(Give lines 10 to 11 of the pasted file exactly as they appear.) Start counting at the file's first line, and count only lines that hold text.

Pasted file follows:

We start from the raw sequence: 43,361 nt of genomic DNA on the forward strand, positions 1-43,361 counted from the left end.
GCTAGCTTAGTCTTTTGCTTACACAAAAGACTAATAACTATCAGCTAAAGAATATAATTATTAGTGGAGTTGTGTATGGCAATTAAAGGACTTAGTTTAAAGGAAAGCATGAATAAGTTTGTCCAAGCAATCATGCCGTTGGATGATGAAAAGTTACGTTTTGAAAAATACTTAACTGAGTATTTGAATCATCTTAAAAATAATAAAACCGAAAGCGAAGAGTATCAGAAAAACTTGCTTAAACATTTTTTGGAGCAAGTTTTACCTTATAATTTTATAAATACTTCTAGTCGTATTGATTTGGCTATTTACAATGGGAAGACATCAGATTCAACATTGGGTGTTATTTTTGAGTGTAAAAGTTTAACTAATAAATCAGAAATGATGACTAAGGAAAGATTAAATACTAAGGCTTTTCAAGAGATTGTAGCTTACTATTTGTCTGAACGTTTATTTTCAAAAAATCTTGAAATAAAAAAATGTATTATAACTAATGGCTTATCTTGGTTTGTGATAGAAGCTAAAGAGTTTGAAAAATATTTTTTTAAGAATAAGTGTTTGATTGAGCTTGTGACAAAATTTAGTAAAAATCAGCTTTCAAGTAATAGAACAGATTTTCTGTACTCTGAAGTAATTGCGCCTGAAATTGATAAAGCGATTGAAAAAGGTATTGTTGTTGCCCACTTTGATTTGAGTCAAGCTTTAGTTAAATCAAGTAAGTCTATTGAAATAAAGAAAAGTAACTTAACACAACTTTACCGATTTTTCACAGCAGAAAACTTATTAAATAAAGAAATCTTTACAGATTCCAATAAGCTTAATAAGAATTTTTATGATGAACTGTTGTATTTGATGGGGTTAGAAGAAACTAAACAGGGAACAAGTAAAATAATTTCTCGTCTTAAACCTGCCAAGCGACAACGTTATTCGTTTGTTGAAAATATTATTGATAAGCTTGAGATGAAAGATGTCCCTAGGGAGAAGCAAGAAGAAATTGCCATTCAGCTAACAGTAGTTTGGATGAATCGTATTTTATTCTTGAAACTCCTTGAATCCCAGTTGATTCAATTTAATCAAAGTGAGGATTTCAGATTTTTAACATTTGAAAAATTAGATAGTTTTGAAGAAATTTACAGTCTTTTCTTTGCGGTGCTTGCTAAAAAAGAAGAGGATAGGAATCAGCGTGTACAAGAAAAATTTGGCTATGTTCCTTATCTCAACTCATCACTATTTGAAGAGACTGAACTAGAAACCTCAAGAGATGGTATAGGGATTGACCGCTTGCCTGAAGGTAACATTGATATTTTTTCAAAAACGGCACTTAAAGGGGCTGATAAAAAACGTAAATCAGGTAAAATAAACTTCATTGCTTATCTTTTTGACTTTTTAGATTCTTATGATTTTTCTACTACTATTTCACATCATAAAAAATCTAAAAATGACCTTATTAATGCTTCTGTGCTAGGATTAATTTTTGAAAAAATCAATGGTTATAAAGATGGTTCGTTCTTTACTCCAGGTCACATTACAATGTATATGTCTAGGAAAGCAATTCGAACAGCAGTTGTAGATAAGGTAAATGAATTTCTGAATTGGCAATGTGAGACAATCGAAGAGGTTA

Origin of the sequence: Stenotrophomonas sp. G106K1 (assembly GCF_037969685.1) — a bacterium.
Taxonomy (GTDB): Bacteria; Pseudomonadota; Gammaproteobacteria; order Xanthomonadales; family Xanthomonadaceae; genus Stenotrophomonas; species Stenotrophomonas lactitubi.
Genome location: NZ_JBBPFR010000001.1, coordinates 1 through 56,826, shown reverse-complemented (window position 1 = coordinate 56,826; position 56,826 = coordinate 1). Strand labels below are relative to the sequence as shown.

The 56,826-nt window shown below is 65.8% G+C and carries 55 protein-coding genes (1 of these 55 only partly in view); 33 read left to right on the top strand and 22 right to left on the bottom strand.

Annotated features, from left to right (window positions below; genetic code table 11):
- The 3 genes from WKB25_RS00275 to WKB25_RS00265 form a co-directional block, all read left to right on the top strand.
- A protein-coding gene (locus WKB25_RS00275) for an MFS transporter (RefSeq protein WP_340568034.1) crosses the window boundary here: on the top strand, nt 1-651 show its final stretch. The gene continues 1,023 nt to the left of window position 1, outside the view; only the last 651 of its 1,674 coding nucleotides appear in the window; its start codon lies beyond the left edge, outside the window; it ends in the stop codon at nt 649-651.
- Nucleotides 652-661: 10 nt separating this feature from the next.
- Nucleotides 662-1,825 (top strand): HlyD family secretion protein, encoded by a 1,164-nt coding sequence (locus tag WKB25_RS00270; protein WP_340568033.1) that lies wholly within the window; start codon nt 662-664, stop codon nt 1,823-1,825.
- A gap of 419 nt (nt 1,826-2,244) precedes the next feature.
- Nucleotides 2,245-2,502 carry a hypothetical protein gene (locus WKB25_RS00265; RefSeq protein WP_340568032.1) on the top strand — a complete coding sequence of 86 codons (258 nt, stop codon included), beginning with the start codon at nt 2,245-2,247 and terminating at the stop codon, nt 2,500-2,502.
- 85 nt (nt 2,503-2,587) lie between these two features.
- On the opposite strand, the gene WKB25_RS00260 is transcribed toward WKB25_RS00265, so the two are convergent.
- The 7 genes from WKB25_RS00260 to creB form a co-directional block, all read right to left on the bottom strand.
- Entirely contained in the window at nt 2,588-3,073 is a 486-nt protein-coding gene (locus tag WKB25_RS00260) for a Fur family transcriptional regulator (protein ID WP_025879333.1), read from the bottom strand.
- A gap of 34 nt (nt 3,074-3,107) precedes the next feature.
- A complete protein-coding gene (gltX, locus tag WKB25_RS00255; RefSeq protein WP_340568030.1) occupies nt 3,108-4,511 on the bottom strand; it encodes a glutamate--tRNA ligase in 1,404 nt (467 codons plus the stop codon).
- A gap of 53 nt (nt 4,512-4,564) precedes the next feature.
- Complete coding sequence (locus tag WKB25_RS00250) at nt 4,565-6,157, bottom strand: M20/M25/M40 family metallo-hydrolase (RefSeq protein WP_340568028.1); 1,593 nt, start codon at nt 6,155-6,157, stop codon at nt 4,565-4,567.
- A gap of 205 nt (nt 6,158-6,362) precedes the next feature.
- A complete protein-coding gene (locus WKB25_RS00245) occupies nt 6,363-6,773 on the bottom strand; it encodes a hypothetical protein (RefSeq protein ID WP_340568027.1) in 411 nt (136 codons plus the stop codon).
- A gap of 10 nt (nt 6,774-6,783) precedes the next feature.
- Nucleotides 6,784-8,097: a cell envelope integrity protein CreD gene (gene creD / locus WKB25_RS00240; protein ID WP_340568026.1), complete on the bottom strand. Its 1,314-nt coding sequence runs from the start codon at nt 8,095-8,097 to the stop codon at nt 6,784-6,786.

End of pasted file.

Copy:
- Nucleotides 652-661: 10 nt separating this feature from the next.
- Nucleotides 662-1,825 (top strand): HlyD family secretion protein, encoded by a 1,164-nt coding sequence (locus tag WKB25_RS00270; protein WP_340568033.1) that lies wholly within the window; start codon nt 662-664, stop codon nt 1,823-1,825.